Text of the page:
This is Why? Critical Thinking is so important in today’s America because MONIES has cause a clamity of no importance because the VOTE is still scarced. MONIES do not mean S*** if you know Who? is doing their job pertaining to our Democractic way of life. I have too admit that the States Plutocracts has a firm hold on the States politics but they can only go as far as the people in power, goes. The Plutocracts are attacking Our Federal Govt. and their is no legal reason for this too happen because it is the job of the Federal Govt. too protect the welfare of its American citizens. Make all the MONIES you want but pay your fair share taxes. Stop trying to privatize the Peoples Assets cause sooner or later the People are going to come after you and there will be no place for you to hide. Take your MONIES and run and make room for others Who? think like you, America can handle that concept but dont try and take our Democracy from us You Capitilistic Pigs, cause then the People will turn on you and bring back the gillatin, you know What? I mean, off with your Head. Thank You are the magic words in my book. I Love Ya All. Mr. C. E. KING P. S. Keep Your Voting Power Alive.

  • Sheldon Adelson just gave $10 million to Carl Rove’s Crossroads Group. Carl Rove is the
    person who was laughed at after the 2012 Pres election because he confiscated a
    lot of Republicans money for his Crossroads and predicated a Mitt Romney
    victory. His Crossroads group has 501-c4 tax deductible status (501-c4 means

    1) America needs to eliminate ALL 501-c4s – if
    they are not paying taxes all Americans are paying more.

    2) Americans need to ignore Carl Rove.

    Types of Organizations Exempt under Section

    Internal Revenue Code section 501(c)(4)
    provides for the exemption of two very different types of organizations with
    their own distinct qualification requirements. They are:

    • Social welfare organizations: Civic leagues
    or organizations not organized for profit but operated exclusively for the
    promotion of social welfare, and

  • Whatmeworry

    Ad then we have the Hollywood crowd. With low intellect and a desire for the taxpayers to fund their life styles. And the remaining Nazi era war criminals who are using their ill gotten gains to foment unrest. Just like Hitler and Stalin and Mao did

    • crackthecode

      Dan Ketter/Whatmeworry, you are a fat idiot

      • Dan-Air National Guard Vet

        thank you

  • Dan-Air National Guard Vet

    Ad then we have the Hollywood crowd. With high intellect and a desire for
    the taxpayers to fund their life styles. And the remaining Reagan era war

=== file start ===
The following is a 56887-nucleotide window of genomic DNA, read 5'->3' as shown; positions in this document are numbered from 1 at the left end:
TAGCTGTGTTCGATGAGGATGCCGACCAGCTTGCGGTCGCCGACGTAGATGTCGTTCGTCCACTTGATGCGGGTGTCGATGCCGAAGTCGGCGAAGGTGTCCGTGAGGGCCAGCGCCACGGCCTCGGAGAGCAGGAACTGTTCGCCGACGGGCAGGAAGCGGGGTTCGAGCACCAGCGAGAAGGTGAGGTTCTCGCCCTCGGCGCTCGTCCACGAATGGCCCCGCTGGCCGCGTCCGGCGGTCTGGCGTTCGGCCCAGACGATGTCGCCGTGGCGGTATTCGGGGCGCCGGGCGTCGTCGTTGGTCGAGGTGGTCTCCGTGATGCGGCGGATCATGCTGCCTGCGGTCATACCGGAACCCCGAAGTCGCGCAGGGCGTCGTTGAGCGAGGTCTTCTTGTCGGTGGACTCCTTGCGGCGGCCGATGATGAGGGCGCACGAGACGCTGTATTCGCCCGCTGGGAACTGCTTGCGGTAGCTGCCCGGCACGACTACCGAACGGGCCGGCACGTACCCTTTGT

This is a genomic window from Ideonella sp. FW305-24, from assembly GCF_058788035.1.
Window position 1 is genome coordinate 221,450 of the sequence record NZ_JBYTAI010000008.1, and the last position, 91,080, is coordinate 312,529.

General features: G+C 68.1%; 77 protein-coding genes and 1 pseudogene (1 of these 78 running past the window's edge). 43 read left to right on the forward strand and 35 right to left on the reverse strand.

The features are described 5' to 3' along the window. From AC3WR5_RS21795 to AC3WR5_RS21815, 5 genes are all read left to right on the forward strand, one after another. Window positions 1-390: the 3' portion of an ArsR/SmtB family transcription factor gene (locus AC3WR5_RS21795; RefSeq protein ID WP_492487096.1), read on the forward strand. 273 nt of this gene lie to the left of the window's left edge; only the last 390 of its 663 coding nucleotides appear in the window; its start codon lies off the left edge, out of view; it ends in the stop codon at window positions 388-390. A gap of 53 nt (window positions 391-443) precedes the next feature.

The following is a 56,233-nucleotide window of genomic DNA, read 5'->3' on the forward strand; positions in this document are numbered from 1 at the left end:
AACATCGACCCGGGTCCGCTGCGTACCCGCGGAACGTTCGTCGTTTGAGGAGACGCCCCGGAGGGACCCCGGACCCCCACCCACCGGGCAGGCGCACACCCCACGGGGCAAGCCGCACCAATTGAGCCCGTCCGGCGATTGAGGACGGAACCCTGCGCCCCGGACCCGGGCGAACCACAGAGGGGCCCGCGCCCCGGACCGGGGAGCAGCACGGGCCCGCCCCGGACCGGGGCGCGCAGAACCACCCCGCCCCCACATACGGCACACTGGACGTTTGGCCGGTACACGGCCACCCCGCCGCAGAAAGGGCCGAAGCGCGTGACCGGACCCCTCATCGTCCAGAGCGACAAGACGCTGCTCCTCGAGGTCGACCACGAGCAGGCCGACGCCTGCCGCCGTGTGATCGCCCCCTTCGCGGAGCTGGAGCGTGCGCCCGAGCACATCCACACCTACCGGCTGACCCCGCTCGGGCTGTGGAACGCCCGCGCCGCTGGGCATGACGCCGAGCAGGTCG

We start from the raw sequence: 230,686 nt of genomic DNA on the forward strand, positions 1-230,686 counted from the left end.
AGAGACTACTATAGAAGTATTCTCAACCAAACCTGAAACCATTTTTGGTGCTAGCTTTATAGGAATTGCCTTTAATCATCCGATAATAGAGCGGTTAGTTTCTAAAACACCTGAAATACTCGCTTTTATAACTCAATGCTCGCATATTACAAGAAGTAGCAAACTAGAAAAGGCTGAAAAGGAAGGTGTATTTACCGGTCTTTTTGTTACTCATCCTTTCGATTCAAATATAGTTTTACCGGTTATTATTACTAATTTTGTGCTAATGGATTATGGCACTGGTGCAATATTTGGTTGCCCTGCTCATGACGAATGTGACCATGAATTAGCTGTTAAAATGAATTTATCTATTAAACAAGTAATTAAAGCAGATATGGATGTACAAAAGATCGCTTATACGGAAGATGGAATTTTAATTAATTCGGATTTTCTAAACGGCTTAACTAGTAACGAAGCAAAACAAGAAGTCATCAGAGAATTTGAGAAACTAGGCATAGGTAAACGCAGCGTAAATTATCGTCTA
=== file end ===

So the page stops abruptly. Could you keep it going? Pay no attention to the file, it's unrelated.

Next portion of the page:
criminals who are using their ill gotten gains to foment unrest. Just
    like Bush and Nixon and IKE did

  • tdm3624

    The author was correct, voter apathy allows the ultra-rich to control this nation. Let’s get to the polls folks.

    • dpaano

      Not really going to help as long as we have lobbyists “buying” our politicians. As the article says….they’d rather vote for the lobbyist’s requests rather than the requests of their own constituency!

  • charles king

    The People’s Voting Rights must be kept clear of being miss used, in other words, we the People must stay alert and use our god’s giving Rights and Critical Thinking will Beat MONIES everytime. Billionaries, Mill…., and anyother A**H**** Who ? think they can abruise your Democracy, Tell them I said, I Mr. Charles E. King ” Kiss Yours and My A****’ ” . Thank You are the magic words in my book. I Love Ya All. Mr. C. E. KING

  • dpaano

    Unfortunately, as long as we have “Citizen’s United,” the little people will have little or NO say in what goes on in politics. It’s really sad to see how our Government had disenfranchised the middle class…the ones who pay their salaries. Why not just let the rich pay their salaries; that way, the middle class could keep more of their income rather than paying for something they aren’t getting? I can fully understand why most of the population are disheartened….it seems there’s nothing we can do, even voting out the current Senators won’t help. We need to get the money out of politics, get rid of the lobbyists, and stop allowing our senators and congress people to vote against what we, the middle class, want! Fat chance of that happening, and I don’t see anything good coming to our future although I’m trying to be an optimist! Unfortunately, most of the lower and middle class are blaming President Obama for the problems that have been occurring well before he became President.